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The Heavenly Decree is the English translation of Asmani Faisala by Hadrat Mirza Ghulam Ahmad, the Promised Messiah and Mahdi (as) and the Founder of Ahmadiyya Muslim Jama'at. It is addressed to his contemporary ulema, specially Miyan Nadhir Husain Dehlawi and Maulawi Muhammad Husain of Batala who had issued a fatwa of heresy against the Promised Messiahas and declared him a non-Muslim, because he (the Promised Messiahas) had claimed that Jesus Christ had died a natural death and the second coming of Masih ibni Mariam (Jesus Christ) is fulfilled by the advent of Hadrat Mirza Ghulam Ahmadas. Because (by the time the book was written) the ulema had refused to debate this issue with the Promised Messiah, he invited them, in this book, to a spiritual contest in which the question whether someone is a Muslim or not would be settled by Allah himself on the basis of four criteria of a true believer as laid down by Him in the Holy Quran. He also spelled out the modus operandi of this contest and fixed the period of time frame within which this contest would be decreed by Allah. He declared that God would not desert him and would help him and would grant him victory.
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Home Worldwide Indonesia June, 2008 Indonesia sect mulls …
Indonesia sect mulls legal action against decree

ABC Radio Australia

Indonesia sect mulls legal action against decree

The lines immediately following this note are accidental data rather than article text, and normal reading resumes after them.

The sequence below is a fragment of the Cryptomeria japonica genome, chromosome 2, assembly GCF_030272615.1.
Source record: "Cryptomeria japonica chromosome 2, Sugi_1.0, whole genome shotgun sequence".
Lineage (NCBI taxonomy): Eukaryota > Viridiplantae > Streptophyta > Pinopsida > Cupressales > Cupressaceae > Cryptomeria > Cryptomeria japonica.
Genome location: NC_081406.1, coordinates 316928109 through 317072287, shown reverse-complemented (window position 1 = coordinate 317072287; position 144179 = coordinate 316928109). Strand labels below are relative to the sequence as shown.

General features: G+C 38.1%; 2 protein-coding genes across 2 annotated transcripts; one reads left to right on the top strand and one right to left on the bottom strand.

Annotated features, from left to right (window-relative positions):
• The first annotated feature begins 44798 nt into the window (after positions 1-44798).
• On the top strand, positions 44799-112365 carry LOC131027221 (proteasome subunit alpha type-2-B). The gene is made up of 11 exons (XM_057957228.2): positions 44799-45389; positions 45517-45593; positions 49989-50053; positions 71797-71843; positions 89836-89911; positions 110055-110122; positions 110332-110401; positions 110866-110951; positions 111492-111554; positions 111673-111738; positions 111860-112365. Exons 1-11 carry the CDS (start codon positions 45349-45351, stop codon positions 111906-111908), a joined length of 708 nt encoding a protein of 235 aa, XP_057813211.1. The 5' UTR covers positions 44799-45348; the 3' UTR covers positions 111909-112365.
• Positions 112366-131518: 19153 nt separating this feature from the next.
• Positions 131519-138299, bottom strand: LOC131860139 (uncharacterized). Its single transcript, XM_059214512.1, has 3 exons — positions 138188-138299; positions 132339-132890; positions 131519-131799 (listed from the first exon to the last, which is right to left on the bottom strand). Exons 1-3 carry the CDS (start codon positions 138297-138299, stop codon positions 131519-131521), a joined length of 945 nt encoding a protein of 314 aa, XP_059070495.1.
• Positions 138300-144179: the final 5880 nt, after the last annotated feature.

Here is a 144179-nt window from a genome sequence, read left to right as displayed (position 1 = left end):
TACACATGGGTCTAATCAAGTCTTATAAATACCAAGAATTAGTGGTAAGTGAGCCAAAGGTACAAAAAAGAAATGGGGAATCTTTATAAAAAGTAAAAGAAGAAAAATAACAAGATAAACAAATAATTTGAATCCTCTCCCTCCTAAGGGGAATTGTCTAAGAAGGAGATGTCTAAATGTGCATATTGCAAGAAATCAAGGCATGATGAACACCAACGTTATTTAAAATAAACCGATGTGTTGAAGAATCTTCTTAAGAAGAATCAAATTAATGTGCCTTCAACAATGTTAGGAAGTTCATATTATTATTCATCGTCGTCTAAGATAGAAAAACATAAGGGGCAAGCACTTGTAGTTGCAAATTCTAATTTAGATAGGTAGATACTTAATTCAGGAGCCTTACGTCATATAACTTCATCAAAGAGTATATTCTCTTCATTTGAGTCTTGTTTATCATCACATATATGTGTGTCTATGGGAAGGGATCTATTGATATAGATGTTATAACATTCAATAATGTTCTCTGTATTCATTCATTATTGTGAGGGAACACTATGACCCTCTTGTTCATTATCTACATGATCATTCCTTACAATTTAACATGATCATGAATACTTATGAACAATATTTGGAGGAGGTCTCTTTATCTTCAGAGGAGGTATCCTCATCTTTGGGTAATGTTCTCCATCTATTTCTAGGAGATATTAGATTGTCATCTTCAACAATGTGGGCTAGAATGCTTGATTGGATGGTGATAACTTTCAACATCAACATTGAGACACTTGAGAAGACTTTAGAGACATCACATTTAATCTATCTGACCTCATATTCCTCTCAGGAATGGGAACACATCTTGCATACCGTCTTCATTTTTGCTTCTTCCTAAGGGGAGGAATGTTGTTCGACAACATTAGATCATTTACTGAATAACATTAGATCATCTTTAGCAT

Updated Tue Jun 10, 2008 10:23pm AEST
Ahmadiyah followers pray in their mosque in Jakarta. [Reuters]

A minority Islamic group at the heart of a sectarian furore in Indonesia says it does not recognise a ministerial decree ordering it to stop its activities.

A joint ministerial decree, issued on Monday, ordered the sect to “stop spreading interpretations and activities which deviate from the principal teachings of Islam” or face five years’ jail.

The Ahmadiyah community has urged followers to pray, stay calm and obey “existing laws” while it prepares its legal response.

“We regret the issuance of the joint ministerial decree because (this type of decree) does not exist within our reformed constitutional system,” the Indonesian Ahmadiyah Congregation (JAI) said in a statement.

It says that under the decree Ahmadiyah is “not frozen, banned or disbanded.”

Hardliners had demanded the government outlaw the sect which contravenes orthodox Muslim teachings by believing Mohammed was not the final prophet.

But moderates say the decree contravenes the constitutional right to freedom of religion and urges Ahmadiyah to challenge the restrictions in court.

Ahmadiyah leaders have told a press conference the sect has about 500,000 followers in the country of 234 million people, with 330 branches across the archipelago.

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